Reference:Red blood cell transfusions and nosocomial infections in critically ill patients - Taylor, Robert W. MD, FCCM; O'Brien, Jacklyn RN; Trottier, Steven J. MD, FCCM; Manganaro, Lisa RN; Cytron, Margaret RN; Lesko, Mary F. RN, BSN; Arnzen, Kimberly RN; Cappadoro, Carla RN, MSN; Fu, Min MS, MBA; Plisco, Michael S. MD; Sadaka, Farid G. MD; Veremakis, Christopher MD in Critical Care Medicine, Volume 34, Issue 9 September 2006

    Key studies in surgical infection rates

    Surgery - The evidence

    Joint replacement and orthopaedic infection rates

    Site Number Not Transfused Transfused
    Montreal1 1 206 8.4% 14%
    Austria2 308 6.9% 12%
    Hip (UK)3
    Higher morality in transfused group
    Minor Wound - 1 068 1.9% 2.0%
    Major Wound 0.6% 0.9%
    Spain4 Deep Seated Wound   OR 12x

    Source: Dr Stephen O'Mara, Blood Culture: Why do we need to improve transfusion practice? - Presentation, Staff Specialist Haematologist, Hunter New England Area Health

    Reference 1 - Montreal


    Objectives: To assess the risk of postoperative infection associated with blood transfusion in patients who undergo primary total hip arthroplasty.
    Setting: Victoria General Hospital, Halifax, (a tertiary-care centre).
    Patients: All patients who underwent primary total hip replacement between 1990 and 1995 (N = 1206).
    Interventions: Hip replacement with or without perioperative blood transfusion.
    Outcome Measures: The rate of postoperative infection, the number of blood transfusions, patient age and sex, duration of surgery and the surgeon who performed the procedure. Victoria General Hospital medical records, the transfusion services record and the Dalhousie University Hip Study databases were integrated and analysed using a standard statistical package.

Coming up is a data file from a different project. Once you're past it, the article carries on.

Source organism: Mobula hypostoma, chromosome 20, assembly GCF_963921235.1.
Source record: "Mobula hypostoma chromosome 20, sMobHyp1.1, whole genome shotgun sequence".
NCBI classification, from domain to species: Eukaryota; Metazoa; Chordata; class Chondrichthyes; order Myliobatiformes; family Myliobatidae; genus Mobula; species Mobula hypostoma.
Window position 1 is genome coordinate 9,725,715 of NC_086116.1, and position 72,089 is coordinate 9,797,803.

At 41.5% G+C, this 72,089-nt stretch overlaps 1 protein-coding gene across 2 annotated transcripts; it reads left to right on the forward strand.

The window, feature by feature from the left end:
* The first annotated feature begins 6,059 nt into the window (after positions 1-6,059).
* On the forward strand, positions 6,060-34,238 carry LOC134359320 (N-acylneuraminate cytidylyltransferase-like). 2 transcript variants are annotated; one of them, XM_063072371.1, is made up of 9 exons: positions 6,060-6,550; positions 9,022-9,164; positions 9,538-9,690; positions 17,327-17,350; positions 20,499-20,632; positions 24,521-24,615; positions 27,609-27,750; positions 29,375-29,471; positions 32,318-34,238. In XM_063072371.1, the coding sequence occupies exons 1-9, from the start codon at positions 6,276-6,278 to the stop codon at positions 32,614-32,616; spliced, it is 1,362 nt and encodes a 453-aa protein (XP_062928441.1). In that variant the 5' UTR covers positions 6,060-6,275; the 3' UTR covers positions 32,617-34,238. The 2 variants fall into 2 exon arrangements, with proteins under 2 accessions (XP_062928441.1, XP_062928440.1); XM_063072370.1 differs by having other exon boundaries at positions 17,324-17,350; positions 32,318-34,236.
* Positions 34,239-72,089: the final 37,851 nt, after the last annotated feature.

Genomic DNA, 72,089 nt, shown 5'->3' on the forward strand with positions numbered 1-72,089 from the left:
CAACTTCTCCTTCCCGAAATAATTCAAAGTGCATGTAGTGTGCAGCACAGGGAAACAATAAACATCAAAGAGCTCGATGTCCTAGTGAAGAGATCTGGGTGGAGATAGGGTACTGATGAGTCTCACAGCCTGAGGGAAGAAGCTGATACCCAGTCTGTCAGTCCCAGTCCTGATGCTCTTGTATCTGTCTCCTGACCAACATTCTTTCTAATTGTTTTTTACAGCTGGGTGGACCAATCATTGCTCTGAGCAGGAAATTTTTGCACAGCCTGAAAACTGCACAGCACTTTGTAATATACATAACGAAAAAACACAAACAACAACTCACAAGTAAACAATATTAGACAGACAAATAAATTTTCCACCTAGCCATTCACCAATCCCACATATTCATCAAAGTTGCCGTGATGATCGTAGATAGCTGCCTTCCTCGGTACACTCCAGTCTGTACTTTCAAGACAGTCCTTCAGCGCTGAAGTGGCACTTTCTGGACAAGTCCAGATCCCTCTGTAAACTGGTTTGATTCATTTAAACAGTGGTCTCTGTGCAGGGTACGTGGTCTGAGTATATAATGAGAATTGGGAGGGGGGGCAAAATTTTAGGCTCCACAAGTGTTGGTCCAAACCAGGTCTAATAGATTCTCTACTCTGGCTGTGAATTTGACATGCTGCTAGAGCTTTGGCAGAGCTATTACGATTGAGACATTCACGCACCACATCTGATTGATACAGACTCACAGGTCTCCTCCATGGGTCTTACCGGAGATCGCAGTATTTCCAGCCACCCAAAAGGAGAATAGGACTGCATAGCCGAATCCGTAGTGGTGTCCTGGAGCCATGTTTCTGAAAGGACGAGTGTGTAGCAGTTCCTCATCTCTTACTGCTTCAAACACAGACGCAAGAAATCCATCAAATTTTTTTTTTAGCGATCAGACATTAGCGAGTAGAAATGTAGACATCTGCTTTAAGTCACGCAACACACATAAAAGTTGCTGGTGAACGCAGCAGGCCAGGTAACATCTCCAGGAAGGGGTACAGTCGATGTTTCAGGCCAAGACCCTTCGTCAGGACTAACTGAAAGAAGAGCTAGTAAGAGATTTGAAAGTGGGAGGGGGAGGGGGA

Results: The incidence of infection postoperative was 9.9% overall, 8.4% in patients receiving no transfusion, and 14% in those receiving homologous transfusion (p = 0.035). There were no infections in the 11 patients who received an autologous blood transfusion. Significant predictors of postoperative infection were sex, age and duration surgery; these were not confounding variables multivariate analysis). Neither the operating surgeon nor the blood product transfused affected the infection rate.

    These findings suggest an increased risk of postoperative infection in patients who undergo primary hip replacement and receive homologous blood transfusions perioperatively.

    Reference 1: Is homologous blood transfusion a risk factor for infection after hip replacement? - Steinitz, D. Harvey, E J. Leighton, R K. Petrie, D P. inCanadian Journal of Surgery 44(5):355-8, 2001 Oct.

    Reference 2 - Austria


    Background: This study was designed to obtain data on the incidence of postoperative infection in patients undergoing elective orthopedic surgery and receiving white blood cell (WBC)-filtered blood components prepared according to current standards.